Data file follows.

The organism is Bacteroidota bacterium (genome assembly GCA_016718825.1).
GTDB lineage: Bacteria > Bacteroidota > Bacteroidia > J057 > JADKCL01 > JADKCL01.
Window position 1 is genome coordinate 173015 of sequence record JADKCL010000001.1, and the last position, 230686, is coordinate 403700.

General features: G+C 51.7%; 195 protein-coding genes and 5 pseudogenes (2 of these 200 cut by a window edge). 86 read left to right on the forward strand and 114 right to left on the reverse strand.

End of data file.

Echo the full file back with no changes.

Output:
The organism is Bacteroidota bacterium (genome assembly GCA_016718825.1).
GTDB lineage: Bacteria > Bacteroidota > Bacteroidia > J057 > JADKCL01 > JADKCL01.
Window position 1 is genome coordinate 173015 of sequence record JADKCL010000001.1, and the last position, 230686, is coordinate 403700.

General features: G+C 51.7%; 195 protein-coding genes and 5 pseudogenes (2 of these 200 cut by a window edge). 86 read left to right on the forward strand and 114 right to left on the reverse strand.